Friday, January 27

The Structure of a Great Story: How to Write a Suspenseful Tale!

The Structure of a Great Story: How to Write a Suspenseful Tale!


I did it!! Finally! I just finished the book I’ve wanted to write for YEARS: The Structure of a Great Story: How to Write a Suspenseful Tale!

If you’ve read my blog for awhile you know my personal story. Ever since I can remember I’ve wanted to know what makes one story unputdownable and another a cure for insomnia. I’m sure this could be several things—including the author’s writing style! But often the difference is that one story has the right meter, the right patterns, a natural rise and fall of action and inaction, of taking chances and facing consequences, while the other doesn’t.

That said, I’ve read books and watched movies where what should have been a gripping tale left me cold. Also, stories that made NO sense in terms of how they were structured ended up being highly entertaining. I want to stress that there is no guarantee any particular story one writes will be interesting to any other particular person. Just like I can chat with two different people at a party and they each come away with wildly different opinions of me, so a story can make wildly different impressions on any one reader. Given this it’s obvious there’s no such thing as ONE structure, or set of structures, that is guaranteed to make a story enjoyable for everyone.

But even so, even admitting this, there are certain rules of thumb that can make any story more suspenseful and easier to read. That’s the sort of thing I’ve been interested in learning, in documenting.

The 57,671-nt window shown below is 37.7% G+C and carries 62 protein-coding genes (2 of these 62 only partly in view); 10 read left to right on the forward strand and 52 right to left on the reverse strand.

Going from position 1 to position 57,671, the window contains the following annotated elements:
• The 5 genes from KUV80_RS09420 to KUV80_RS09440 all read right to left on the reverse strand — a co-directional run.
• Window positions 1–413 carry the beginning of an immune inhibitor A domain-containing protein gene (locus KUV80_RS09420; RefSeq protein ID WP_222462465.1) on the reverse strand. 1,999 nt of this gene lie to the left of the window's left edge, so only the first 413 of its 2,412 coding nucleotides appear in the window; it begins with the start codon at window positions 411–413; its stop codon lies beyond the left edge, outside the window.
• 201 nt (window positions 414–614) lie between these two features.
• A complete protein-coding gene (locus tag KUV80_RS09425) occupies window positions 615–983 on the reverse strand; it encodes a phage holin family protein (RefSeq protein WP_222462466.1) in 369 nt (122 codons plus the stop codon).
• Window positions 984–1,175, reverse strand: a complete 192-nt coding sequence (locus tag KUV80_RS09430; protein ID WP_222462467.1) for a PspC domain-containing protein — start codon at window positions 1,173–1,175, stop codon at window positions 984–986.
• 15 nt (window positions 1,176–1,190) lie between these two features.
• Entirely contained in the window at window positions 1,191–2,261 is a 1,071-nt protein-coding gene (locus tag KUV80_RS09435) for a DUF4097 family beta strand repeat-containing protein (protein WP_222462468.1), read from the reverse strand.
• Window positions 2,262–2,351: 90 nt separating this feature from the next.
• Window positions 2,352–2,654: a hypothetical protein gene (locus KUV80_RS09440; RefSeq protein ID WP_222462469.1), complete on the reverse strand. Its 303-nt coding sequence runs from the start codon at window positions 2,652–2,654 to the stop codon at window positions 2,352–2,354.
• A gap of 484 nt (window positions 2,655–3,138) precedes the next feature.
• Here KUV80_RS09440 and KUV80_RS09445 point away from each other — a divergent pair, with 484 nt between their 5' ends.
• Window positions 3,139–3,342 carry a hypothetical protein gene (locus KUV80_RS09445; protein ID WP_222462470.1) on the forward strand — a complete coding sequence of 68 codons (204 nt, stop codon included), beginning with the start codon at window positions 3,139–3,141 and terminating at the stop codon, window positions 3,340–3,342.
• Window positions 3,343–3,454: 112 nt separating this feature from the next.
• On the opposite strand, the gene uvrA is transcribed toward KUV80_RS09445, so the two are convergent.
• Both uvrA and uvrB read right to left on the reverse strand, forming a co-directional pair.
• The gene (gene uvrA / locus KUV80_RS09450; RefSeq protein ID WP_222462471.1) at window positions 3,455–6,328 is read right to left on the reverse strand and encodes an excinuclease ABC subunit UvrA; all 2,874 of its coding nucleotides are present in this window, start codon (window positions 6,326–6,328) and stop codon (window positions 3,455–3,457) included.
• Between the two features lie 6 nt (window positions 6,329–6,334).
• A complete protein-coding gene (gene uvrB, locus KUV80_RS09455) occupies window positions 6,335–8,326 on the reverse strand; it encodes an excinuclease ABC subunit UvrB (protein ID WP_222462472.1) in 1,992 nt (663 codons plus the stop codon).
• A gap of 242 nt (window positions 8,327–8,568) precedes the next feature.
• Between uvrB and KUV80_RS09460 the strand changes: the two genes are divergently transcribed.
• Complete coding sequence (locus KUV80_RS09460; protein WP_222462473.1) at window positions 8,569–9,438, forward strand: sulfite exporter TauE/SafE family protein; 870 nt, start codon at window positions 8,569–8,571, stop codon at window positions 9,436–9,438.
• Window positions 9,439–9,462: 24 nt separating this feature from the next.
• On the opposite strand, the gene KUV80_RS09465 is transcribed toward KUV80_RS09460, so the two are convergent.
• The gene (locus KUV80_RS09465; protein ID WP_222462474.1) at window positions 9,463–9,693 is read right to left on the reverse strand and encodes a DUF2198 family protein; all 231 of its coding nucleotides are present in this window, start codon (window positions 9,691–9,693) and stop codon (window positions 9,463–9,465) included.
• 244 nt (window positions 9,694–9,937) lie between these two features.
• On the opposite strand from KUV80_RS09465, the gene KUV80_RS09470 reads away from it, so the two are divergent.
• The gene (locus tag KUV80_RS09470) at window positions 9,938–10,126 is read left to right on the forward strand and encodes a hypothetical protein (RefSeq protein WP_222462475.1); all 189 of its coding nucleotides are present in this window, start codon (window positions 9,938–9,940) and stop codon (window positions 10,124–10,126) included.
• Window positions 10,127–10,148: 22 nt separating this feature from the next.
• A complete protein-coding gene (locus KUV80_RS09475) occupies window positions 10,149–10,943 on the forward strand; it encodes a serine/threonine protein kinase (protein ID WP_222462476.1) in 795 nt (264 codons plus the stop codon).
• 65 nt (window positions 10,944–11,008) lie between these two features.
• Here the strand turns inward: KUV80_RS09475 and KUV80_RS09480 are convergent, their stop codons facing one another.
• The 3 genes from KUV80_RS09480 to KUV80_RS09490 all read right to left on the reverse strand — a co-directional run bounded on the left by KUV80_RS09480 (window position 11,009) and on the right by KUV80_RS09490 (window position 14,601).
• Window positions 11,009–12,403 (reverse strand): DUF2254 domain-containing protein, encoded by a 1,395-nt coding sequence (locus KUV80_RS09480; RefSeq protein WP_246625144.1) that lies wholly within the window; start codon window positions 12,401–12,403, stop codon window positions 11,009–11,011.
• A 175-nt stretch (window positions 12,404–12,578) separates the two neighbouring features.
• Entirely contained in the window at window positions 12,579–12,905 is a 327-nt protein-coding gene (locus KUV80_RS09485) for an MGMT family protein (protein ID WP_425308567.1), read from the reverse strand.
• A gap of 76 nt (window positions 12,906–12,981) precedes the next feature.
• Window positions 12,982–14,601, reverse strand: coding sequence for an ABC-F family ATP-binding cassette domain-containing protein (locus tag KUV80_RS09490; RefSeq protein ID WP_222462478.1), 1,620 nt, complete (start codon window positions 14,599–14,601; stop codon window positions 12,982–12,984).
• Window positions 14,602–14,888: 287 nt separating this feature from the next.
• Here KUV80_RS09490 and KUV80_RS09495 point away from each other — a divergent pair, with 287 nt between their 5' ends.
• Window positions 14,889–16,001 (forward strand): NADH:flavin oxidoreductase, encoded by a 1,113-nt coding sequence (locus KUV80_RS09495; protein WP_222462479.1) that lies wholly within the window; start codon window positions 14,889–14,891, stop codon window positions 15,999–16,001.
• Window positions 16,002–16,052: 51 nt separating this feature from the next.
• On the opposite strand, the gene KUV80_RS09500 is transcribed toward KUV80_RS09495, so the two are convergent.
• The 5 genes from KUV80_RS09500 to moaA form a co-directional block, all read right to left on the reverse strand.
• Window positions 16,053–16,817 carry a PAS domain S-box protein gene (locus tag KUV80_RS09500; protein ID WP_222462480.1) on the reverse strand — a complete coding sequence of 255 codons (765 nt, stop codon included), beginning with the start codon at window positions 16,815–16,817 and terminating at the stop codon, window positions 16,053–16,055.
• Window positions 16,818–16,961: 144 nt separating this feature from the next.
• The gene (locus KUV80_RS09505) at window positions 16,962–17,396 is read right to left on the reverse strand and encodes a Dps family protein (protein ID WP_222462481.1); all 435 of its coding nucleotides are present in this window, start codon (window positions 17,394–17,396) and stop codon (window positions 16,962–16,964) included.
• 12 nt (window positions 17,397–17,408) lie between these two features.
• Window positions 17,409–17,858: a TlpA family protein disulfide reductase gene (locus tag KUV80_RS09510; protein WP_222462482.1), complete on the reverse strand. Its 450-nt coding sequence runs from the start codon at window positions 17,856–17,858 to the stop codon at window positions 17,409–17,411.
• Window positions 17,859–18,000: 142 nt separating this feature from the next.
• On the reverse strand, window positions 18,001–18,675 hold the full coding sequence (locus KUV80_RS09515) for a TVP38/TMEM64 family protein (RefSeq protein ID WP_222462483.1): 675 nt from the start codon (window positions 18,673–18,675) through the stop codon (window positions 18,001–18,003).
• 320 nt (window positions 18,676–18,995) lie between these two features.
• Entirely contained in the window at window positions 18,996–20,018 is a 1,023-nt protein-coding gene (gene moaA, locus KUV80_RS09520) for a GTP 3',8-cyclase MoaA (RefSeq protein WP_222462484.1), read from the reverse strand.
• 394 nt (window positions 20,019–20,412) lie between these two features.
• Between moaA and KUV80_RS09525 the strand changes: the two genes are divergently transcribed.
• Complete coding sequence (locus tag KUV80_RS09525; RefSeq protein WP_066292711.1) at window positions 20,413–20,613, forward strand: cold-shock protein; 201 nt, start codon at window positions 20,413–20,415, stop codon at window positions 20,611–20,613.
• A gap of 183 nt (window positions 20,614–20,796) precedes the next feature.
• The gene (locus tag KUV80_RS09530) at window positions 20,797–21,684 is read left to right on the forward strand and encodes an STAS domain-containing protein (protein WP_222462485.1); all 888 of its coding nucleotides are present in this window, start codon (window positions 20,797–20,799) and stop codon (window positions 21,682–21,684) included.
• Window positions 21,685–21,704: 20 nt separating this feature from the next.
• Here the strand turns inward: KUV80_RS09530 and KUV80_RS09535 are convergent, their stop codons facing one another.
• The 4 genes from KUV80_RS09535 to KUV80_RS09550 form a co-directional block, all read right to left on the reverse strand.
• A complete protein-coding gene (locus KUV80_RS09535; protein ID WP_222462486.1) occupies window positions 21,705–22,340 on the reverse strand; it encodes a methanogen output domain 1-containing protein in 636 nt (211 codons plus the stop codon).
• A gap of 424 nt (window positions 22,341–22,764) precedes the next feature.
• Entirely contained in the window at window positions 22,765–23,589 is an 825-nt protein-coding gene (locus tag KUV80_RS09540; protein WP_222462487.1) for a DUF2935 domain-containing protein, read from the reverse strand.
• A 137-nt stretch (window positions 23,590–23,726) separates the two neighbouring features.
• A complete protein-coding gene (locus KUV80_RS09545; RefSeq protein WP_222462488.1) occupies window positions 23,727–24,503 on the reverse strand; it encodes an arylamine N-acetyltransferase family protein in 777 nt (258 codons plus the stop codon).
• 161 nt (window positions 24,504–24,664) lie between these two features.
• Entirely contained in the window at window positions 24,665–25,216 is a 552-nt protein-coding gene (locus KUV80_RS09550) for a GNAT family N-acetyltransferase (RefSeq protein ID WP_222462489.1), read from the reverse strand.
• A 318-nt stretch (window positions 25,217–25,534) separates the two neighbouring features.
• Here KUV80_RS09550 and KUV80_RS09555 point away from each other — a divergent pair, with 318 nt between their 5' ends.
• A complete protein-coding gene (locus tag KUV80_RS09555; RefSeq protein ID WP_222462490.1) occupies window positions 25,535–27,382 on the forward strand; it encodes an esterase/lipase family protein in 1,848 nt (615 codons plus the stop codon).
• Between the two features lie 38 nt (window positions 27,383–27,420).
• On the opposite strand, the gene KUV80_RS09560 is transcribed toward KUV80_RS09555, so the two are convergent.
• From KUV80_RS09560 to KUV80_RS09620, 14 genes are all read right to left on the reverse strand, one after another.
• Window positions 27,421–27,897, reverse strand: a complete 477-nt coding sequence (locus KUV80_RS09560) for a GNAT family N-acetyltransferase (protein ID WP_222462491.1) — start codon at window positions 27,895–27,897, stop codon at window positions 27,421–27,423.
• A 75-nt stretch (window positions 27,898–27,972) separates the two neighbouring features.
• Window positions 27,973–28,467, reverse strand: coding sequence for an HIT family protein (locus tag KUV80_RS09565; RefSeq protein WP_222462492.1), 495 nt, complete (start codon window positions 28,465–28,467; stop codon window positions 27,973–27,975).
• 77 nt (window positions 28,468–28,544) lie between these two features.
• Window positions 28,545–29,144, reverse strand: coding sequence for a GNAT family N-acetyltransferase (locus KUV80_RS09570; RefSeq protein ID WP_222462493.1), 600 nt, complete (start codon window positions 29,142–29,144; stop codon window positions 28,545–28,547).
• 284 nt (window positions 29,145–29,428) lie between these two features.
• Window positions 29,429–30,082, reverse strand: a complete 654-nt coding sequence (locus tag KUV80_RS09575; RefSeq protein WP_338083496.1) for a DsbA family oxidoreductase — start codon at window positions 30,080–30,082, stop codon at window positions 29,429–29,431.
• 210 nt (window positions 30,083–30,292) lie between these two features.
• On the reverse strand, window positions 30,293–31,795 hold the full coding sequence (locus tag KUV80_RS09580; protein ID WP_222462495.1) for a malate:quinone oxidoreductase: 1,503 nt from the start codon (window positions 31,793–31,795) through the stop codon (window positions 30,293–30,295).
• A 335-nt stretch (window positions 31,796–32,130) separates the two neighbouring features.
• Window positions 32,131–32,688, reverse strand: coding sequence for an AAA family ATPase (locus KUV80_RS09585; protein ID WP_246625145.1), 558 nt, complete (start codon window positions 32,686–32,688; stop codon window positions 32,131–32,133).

It’s time for me to stop rambling on about the book and present you with an excerpt!

Although there's no secret formula that will generate a best selling story, I believe that often repeated saying: knowledge is power. In this case, knowledge of the craft of writing. This knowledge gives us the power to change, the power to improve. But knowledge only goes so far; it has to be paired with practice.


The stories I focus on in the following pages are often called genre stories. They're stories filled with suspense, the kind that keep decent hardworking folk up till indecent hours, unable to put their book down until they discover what happened, whether the hero found the treasure and saved the day or lost everything in a fiery inferno of regret.


I don't claim to know everything about writing and this slim volume does not contain the sum total of writing wisdom, far from it. I started blogging about writing in 2010 because I believed that, as Seneca wrote, "by teaching we are learning." This book grew from that quest.
 I believe the key to writing good genre fiction is to create complex, compelling, characters, put them in an interesting yet hostile setting, introduce believable opposition with clear stakes, and wrap it all up in a well thought-out plot.


In other words, the key to writing great genre fiction is to write a great story.

If you would like a free copy of my book in return for your opinion of it please contact me at karen@karenwoodward.org. Thanks!



Every post I pick something I love and recommend it. This serves two purposes. I want to share what I’ve loved with you, and, if you click the link and buy anything over at Amazon within the next 24 hours, Amazon puts a few cents in my tip jar at no cost to you. So, if you click the link, thank you! If not, that’s okay too. I’m thrilled and honored you’ve visited my blog and read my post.

Today I'm recommending Creating Unforgettable Characters, by Linda Seger. Dr. Linda Seger has worked on over 2,000 scripts! She even worked with Ray Bradbury. Yes, this book focuses on screenplays as opposed to novels, but it contains a lot of good information.



That's it! I'll talk to you again on Monday, I hope you have a great weekend. In the meantime, good writing!

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